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Estate Planning

What is estate planning?

Why is estate planning important for me?

What does my estate include?

How do I name a guardian for my children?

What estate planning documents should I have?





Q: What is estate planning?

Proper estate planning should cover your whole lifespan. You may plan for yourself and your loved ones, without giving up control of your affairs while you are alive and well.
 
You also may provide clear instructions in the event of your disability, to ensure that all needs are met and your wishes are carried out. On the personal side, a good estate plan should include directions to carry out your wishes regarding health care matters, so that if you ever are unable to give the directions yourself, someone you know and trust would do that for you, knowing when you would want them to authorize extraordinary measures and when you would prefer they pull the plug.
 
Upon your death, your plan also should allow for efficient and effective settlement, passing "what you have, to whom you want, when you want, the way you want". In the United States, any competent adult has the right to choose the manner in which his or her assets are distributed after death. The main exception to this general rule is a spousal right of election which prevents the complete disinheritance of a spouse in most states. A proper estate plan also involves strategies to minimize potential estate taxes and settlement costs as well as to coordinate what would happen with your home, your investments, your business, your life insurance, your employee benefits (such as a 401K plan), and other property in the event of death.


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Q: Why is estate planning important for me?

Sadly, many families don’t do proper estate planning because they don’t believe they have enough to bother, or they believe that their family can just come in and divide their assets by themselves.  However, if you don’t make proper legal arrangements for the settlement of your affairs after your passing, the state’s laws will dictate what must be done. This often results in an unnecessarily prolonged and costly process. It also often results in the family squabbles, assets ending up in the wrong hands, and liability for estate taxes that could have been avoided.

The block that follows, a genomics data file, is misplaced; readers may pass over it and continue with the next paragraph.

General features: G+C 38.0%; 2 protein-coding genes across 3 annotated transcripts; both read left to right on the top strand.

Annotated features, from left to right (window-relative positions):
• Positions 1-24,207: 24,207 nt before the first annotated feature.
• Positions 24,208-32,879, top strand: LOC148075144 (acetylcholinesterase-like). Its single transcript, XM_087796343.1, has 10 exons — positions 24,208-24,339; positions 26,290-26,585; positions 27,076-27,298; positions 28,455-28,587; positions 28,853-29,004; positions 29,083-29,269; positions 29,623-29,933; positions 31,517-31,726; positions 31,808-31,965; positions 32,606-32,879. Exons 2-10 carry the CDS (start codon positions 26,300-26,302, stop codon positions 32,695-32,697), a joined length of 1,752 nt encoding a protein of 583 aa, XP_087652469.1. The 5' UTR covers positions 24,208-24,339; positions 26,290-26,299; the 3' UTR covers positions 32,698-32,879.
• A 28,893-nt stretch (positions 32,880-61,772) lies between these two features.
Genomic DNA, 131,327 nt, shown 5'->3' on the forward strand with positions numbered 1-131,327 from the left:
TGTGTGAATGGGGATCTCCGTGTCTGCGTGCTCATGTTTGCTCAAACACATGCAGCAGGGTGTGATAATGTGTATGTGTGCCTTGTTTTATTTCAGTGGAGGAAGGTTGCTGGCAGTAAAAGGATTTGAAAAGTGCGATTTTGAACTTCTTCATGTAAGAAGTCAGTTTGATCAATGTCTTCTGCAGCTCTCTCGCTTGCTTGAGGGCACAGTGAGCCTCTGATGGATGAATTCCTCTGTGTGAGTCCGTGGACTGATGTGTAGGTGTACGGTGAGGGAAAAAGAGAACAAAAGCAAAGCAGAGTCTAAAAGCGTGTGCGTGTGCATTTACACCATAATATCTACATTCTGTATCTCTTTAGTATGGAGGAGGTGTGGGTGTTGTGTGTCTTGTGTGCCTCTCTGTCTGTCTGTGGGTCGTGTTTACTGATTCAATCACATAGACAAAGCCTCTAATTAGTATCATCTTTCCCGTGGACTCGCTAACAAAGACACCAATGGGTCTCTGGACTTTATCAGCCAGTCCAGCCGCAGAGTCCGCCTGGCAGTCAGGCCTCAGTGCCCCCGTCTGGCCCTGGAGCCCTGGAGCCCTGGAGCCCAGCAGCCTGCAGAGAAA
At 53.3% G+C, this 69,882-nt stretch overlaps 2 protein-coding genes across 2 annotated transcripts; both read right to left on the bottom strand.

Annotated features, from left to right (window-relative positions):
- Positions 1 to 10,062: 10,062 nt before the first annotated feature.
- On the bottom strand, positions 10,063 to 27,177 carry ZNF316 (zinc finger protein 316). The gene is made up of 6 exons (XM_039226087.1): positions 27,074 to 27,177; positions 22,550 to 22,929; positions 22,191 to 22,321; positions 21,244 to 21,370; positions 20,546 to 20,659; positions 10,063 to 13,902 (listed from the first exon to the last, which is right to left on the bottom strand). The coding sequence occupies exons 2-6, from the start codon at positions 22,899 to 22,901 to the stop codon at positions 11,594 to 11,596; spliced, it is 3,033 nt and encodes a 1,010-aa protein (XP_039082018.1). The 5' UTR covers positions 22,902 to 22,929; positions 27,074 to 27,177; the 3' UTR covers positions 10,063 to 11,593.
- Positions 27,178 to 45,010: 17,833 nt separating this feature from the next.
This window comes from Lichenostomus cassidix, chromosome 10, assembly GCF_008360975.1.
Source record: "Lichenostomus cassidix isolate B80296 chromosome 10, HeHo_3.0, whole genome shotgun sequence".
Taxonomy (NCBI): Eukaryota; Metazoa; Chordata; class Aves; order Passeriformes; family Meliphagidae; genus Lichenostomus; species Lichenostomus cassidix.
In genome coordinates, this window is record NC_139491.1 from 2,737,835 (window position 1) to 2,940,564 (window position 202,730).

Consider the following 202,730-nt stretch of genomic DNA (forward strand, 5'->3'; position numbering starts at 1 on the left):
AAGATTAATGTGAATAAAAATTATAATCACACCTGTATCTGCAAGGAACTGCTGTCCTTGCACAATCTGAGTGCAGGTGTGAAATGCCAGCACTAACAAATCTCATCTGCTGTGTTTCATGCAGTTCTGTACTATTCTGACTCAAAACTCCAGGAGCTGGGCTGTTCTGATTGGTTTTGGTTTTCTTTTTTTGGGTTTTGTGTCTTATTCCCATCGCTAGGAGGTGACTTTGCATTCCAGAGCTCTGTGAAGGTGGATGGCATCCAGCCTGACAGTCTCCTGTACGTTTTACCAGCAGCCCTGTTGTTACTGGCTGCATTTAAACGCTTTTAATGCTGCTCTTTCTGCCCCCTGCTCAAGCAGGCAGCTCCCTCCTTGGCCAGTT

Specifically, if you die without proper planning, the transfer of your assets may be accomplished through court-supervised proceedings called probate that generally take at least six months and typically take a year or more. These public proceedings are expensive and time-consuming in nature. Your assets and affairs may be tied up for months. Even worse, your failure to outline your intentions through proper estate planning can tear apart your family. People often try to out-maneuver each other to be appointed to handle the estate, and it is not uncommon for bitter family feuds to ensue over modest sums of money or a family heirloom.

Advance planning also is important to avoid a so-called "living probate" or guardianship in the event of your disability.


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Q: What does my estate include?

Your estate is simply everything you own, anywhere in the world, such as:

  • Your home or any other real estate in which you have an ownership interest
  • Your vehicles and any other tangible personal property
  • Any business interests you may own
  • Any banking, investment or other financial accounts you own
  • Your share of any joint accounts
  • The full value of your retirement assets such as IRA and 401k plans
  • Any life insurance policies you own or their proceeds
  • Any property owned by a trust over which you have a significant control


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Q: How do I name a guardian for my children?

If you have children under the age of eighteen, you should designate a person or persons to be appointed legal guardian over their person and property. Except in unusual cases, a surviving parent automatically serves as their minor child's sole guardian. This is true even if others have been named by you in your estate planning documents to serve as guardian. You nonetheless should name someone to serve as guardian in the event that no parent is able to finish raising your child, and you should name at least one alternate guardian in case the primary guardian cannot serve or is not appointed by the court.